A two-minute excerpt of Odessa (improvising robot, Disklavier piano)
with internationally renowned improvisors
Evan Parker (soprano sax) and John Russell (acoustic guitar),
recorded on August 21, 2013 at Goldsmiths, University of London.


Coming soon.


List of Figuresxi
1 Introduction1
 1.1 Musical free improvisation2
 1.2 Notation and formalisation4
 1.3 Situated activity 6
 1.4 Interaction 8
 1.5 The Physical and the Social 11
 1.6 Subsumption architecture 12
 1.7 Research questions 13
  1.7.1 Preliminary objections 15
 1.8 Overview and contributions 15
2 Literature Review18
 2.1 Contrast to composition systems 19
 2.2 Survey of systems relevant to the proposed research 20
  2.2.1 Cypher20
  2.2.2 Voyager21
  2.2.3 Swarm Music and Swarm Granulator22
  2.2.4 Free Improvisation Simulation 23
  2.2.5 VMMAS 24
 2.3 Cybernetics25
  2.3.1 CAIRA 27
  2.3.2 From cybernetics to Subsumption 29
 2.4 Other musical systems related to Subsumption31
  2.4.1 Reactive Accompanist31
  2.4.2 BeatBender33
 2.5 Psychology33
  2.5.1 Ecological psychology 34
  2.5.2 Intentional agency 35
 2.6 Methodological background 37
  2.6.1 Early AI and qualitative human judgement37
  2.6.2 Experimental context and participant perspective40 Analysing interactivity 43
  2.6.3 Methods applied to the study 45
 2.7 Summary and conclusions48
3 Building Odessa52
 3.1 Architectural principles: Using Subsumption for music53
  3.1.1 Real versus virtual input/output54
  3.1.2 Computational resources 54
  3.1.3 Unstructured input and models 55
 3.2 System design and implementation 56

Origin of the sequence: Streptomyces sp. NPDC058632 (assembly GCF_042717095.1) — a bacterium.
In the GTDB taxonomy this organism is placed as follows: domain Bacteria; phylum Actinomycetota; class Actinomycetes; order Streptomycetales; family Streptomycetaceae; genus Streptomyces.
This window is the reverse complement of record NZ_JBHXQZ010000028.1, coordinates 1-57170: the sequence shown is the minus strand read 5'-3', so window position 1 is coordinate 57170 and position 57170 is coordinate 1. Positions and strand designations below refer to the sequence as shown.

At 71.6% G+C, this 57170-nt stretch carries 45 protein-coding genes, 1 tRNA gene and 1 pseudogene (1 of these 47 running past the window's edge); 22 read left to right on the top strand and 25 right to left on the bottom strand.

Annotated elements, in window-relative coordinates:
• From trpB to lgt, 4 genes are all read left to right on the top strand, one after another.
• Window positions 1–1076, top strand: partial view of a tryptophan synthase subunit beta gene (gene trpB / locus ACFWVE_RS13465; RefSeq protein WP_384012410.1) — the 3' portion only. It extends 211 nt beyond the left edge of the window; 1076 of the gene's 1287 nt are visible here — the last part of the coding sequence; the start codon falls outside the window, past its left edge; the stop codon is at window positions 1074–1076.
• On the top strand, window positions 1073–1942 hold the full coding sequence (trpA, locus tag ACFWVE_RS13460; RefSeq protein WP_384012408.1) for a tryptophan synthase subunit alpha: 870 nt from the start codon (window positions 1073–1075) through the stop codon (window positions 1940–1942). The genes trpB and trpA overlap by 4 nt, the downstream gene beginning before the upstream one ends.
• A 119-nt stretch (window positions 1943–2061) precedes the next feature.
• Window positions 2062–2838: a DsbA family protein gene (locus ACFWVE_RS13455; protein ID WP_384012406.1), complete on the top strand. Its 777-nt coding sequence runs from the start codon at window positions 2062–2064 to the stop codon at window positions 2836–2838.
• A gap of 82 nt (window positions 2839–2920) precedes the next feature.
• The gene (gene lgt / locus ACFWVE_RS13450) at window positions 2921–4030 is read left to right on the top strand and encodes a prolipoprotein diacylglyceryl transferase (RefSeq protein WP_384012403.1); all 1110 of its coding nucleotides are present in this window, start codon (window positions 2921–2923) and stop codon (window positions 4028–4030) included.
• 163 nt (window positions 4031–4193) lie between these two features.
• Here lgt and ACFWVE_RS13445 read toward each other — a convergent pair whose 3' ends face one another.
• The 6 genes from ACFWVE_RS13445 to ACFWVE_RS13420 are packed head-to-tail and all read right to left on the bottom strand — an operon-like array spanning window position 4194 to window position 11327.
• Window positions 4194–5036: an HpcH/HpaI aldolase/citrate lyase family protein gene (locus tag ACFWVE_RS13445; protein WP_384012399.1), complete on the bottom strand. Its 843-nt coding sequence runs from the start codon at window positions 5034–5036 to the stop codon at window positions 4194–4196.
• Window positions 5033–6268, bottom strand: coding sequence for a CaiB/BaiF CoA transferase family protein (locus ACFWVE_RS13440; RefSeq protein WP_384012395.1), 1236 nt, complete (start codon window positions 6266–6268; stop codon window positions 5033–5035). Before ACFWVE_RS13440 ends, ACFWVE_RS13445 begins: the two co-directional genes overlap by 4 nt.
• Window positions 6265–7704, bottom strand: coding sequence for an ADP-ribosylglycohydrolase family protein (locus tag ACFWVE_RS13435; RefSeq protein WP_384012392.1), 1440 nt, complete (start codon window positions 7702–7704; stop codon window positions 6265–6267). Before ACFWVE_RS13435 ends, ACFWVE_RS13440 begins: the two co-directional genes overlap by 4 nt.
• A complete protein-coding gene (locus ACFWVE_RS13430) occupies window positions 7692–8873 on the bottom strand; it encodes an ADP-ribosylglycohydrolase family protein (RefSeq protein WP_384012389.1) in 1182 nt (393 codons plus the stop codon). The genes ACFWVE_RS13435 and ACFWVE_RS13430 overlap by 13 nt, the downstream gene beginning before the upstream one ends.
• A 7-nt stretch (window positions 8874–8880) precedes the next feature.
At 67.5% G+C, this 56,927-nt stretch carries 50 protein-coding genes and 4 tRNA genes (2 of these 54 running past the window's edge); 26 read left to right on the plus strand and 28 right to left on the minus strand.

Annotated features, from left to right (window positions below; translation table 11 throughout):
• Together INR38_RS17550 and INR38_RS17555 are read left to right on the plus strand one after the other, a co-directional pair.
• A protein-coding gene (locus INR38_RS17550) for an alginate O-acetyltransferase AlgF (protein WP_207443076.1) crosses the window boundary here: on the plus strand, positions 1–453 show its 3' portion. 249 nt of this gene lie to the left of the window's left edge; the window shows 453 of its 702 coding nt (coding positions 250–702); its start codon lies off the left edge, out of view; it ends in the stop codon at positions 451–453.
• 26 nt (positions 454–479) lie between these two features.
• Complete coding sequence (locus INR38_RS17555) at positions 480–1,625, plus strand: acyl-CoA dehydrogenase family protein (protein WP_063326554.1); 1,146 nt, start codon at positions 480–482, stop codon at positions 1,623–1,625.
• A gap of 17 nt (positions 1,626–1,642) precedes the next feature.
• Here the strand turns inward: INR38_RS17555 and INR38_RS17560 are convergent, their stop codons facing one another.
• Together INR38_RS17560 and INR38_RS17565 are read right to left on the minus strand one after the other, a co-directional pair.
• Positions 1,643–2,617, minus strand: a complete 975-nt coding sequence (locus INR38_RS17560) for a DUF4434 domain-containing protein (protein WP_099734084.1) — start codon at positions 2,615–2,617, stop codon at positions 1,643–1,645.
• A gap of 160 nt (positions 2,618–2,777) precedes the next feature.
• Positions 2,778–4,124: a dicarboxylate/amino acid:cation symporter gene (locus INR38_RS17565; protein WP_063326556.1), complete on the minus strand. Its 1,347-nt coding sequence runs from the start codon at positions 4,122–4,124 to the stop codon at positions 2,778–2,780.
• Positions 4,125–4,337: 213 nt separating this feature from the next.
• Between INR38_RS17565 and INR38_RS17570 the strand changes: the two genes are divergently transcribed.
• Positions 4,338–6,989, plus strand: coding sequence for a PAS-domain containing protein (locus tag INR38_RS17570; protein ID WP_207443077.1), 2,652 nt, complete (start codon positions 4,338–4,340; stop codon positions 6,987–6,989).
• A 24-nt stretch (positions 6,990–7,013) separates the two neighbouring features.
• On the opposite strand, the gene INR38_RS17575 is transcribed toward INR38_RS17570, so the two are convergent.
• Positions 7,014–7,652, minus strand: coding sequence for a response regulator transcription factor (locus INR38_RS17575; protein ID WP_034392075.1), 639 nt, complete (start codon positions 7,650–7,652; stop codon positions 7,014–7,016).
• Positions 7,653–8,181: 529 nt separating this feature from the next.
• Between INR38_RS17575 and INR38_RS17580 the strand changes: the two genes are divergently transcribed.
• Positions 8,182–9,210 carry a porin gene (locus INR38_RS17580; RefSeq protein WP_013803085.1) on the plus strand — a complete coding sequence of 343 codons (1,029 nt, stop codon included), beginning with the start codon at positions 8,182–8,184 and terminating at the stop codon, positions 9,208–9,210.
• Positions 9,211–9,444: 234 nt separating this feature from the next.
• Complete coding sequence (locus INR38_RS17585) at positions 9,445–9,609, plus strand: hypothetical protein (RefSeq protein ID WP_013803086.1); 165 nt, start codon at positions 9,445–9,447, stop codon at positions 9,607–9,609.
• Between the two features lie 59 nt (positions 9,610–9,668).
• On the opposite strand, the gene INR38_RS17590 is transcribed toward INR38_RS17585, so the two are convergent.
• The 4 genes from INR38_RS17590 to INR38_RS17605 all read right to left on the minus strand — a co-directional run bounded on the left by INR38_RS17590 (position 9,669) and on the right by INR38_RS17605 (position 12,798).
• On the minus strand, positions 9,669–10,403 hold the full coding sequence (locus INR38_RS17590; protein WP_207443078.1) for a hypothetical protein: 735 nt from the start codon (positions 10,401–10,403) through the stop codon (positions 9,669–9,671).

3.2.1 Input and output56 Note stream formation56 Note stream decomposition 58
  3.2.2 Interactivity 60 Interaction model 60 Interactive behaviour61 Layer interaction62
  3.2.3 Individual modules64 Modules in the Play layer 65 Modules in the Adapt layer66 Modules in the Diverge layer 67
  3.2.4 On the development of the initial prototype68
4 Evaluation70
 4.1 Methodology 70
  4.1.1 Experiment Description 70 Format and Procedure72 Participants 73 Apparatus74
 4.2 On the analysis 75
  4.2.1 Understanding the transcriptions76
  4.2.2 Anonymising the data 78 Anonymisation procedure79
  4.2.3 Detailed data analysis procedure79
5 Results82
 5.1 Introduction 83
  5.1.1 Initial analysis I 83 Central cross-sectional relationships in initial analysis87
  5.1.2 Initial analysis II89
  5.1.3 Summary95
 5.2 Assessment of system behaviour96
  5.2.1 Responsiveness97 The "zone" 99
  5.2.2 Lack of responsiveness 104
  5.2.3 Collaboration105 Leading and following 107 Partnership 108 "Strategy" or "approach" 110
 5.3 Design assessment 112
6 Follow-up study114
 6.1 Theoretical background for extending the design 114
 6.2 Design extension116
 6.3 Methodology of follow-up study 117
 6.4 Results of follow-up study 118
  6.4.1 Machine understanding121
  6.4.2 Playfulness122
  6.4.3 Impact of acoustic piano123
  6.4.4 Homeostasis and style 124
  6.4.5 Group interview (pre-trio)125
  6.4.6 Trio 126
 6.5 Discussion127
7 Conclusions132
 7.1 Revisiting the detailed research questions 133
 7.2 Insights from the study135
 7.3 Future work 137
 7.4 Beyond Odessa138
 7.5 Concluding remarks140
A On the implementation141
 A.1 Using ChucK for Odessa141
  A.1.1 Virtual machine and concurrency 141
  A.1.2 Rapid prototyping 142
  A.1.3 Native audio processing libraries 144
  A.1.4 Synthesis and MIDI 144
 A.2 Coding Subsumption in ChucK 145
  A.2.1 Modules and networks 145
  A.2.2 Synchronous versus asynchronous clock rates148
B Audio examples150